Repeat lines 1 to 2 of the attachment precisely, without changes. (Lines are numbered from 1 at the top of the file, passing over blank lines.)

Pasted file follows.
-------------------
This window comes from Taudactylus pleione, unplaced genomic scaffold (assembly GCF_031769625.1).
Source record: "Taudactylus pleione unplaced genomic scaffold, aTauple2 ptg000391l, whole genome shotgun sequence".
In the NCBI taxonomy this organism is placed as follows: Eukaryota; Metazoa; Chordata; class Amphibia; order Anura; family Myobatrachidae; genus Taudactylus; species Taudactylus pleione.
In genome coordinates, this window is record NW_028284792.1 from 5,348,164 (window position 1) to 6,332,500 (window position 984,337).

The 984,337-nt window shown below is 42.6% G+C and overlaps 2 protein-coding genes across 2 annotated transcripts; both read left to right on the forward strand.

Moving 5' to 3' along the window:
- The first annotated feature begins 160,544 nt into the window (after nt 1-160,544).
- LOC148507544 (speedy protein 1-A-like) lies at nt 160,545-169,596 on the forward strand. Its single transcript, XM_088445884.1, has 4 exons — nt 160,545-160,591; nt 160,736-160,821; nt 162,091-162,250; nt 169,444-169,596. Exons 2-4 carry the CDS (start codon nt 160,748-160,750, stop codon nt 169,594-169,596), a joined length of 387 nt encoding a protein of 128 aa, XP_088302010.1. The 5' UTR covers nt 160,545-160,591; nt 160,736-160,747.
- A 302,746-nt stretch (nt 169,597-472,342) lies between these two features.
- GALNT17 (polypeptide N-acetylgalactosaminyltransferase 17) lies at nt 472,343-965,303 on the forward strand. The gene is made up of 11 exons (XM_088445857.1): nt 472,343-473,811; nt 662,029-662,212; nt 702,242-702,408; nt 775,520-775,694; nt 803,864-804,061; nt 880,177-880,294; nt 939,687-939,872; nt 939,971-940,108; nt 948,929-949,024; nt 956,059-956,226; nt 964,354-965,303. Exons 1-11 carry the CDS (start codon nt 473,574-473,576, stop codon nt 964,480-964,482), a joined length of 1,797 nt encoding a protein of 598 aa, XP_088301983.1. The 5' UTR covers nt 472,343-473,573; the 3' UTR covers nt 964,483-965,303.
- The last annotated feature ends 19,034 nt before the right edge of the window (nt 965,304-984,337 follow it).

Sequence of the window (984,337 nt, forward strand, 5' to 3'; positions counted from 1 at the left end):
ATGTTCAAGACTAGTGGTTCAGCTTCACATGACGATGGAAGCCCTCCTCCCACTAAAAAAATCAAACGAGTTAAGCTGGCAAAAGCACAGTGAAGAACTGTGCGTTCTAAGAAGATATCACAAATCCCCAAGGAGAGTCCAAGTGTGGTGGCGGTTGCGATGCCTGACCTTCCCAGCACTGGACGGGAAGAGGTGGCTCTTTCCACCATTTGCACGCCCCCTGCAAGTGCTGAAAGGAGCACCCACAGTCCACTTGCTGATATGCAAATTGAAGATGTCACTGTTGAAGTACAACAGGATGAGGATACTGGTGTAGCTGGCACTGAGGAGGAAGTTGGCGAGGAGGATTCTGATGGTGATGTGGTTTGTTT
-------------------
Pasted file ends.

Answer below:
This window comes from Taudactylus pleione, unplaced genomic scaffold (assembly GCF_031769625.1).
Source record: "Taudactylus pleione unplaced genomic scaffold, aTauple2 ptg000391l, whole genome shotgun sequence".